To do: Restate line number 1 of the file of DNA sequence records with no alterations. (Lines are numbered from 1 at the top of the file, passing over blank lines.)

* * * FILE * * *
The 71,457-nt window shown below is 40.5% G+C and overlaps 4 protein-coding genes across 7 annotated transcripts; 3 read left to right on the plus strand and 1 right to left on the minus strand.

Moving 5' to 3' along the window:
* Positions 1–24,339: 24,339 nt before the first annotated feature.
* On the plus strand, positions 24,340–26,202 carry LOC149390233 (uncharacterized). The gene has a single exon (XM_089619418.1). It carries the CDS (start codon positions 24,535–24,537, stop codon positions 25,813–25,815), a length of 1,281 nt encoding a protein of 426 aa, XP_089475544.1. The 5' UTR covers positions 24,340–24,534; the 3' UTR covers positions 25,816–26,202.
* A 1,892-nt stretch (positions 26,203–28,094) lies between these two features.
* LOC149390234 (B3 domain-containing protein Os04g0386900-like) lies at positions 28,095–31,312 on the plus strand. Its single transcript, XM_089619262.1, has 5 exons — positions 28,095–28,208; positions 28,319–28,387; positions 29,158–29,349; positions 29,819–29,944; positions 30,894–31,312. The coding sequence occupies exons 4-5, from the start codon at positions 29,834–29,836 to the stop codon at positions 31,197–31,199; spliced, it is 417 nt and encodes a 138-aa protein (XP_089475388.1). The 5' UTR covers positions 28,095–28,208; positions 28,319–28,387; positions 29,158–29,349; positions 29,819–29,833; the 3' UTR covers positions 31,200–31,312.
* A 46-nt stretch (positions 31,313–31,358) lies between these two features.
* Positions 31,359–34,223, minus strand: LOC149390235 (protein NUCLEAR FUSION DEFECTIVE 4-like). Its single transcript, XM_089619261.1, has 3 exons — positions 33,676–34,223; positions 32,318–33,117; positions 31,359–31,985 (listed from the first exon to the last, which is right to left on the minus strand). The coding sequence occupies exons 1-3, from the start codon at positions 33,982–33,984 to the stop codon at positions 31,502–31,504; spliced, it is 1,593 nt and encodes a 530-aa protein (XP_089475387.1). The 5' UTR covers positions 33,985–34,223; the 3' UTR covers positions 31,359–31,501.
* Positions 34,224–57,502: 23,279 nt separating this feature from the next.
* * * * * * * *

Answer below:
The 71,457-nt window shown below is 40.5% G+C and overlaps 4 protein-coding genes across 7 annotated transcripts; 3 read left to right on the plus strand and 1 right to left on the minus strand.